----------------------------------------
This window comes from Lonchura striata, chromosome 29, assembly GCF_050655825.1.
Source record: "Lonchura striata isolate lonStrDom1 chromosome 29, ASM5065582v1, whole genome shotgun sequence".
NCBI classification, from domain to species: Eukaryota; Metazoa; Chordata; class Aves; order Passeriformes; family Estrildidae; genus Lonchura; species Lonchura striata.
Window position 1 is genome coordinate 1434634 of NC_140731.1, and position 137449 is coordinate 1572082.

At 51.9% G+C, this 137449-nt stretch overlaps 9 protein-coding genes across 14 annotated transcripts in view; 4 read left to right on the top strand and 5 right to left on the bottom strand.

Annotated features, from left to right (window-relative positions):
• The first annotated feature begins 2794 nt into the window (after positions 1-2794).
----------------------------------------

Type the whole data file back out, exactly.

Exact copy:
This window comes from Lonchura striata, chromosome 29, assembly GCF_050655825.1.
Source record: "Lonchura striata isolate lonStrDom1 chromosome 29, ASM5065582v1, whole genome shotgun sequence".
NCBI classification, from domain to species: Eukaryota; Metazoa; Chordata; class Aves; order Passeriformes; family Estrildidae; genus Lonchura; species Lonchura striata.
Window position 1 is genome coordinate 1434634 of NC_140731.1, and position 137449 is coordinate 1572082.

At 51.9% G+C, this 137449-nt stretch overlaps 9 protein-coding genes across 14 annotated transcripts in view; 4 read left to right on the top strand and 5 right to left on the bottom strand.

Annotated features, from left to right (window-relative positions):
• The first annotated feature begins 2794 nt into the window (after positions 1-2794).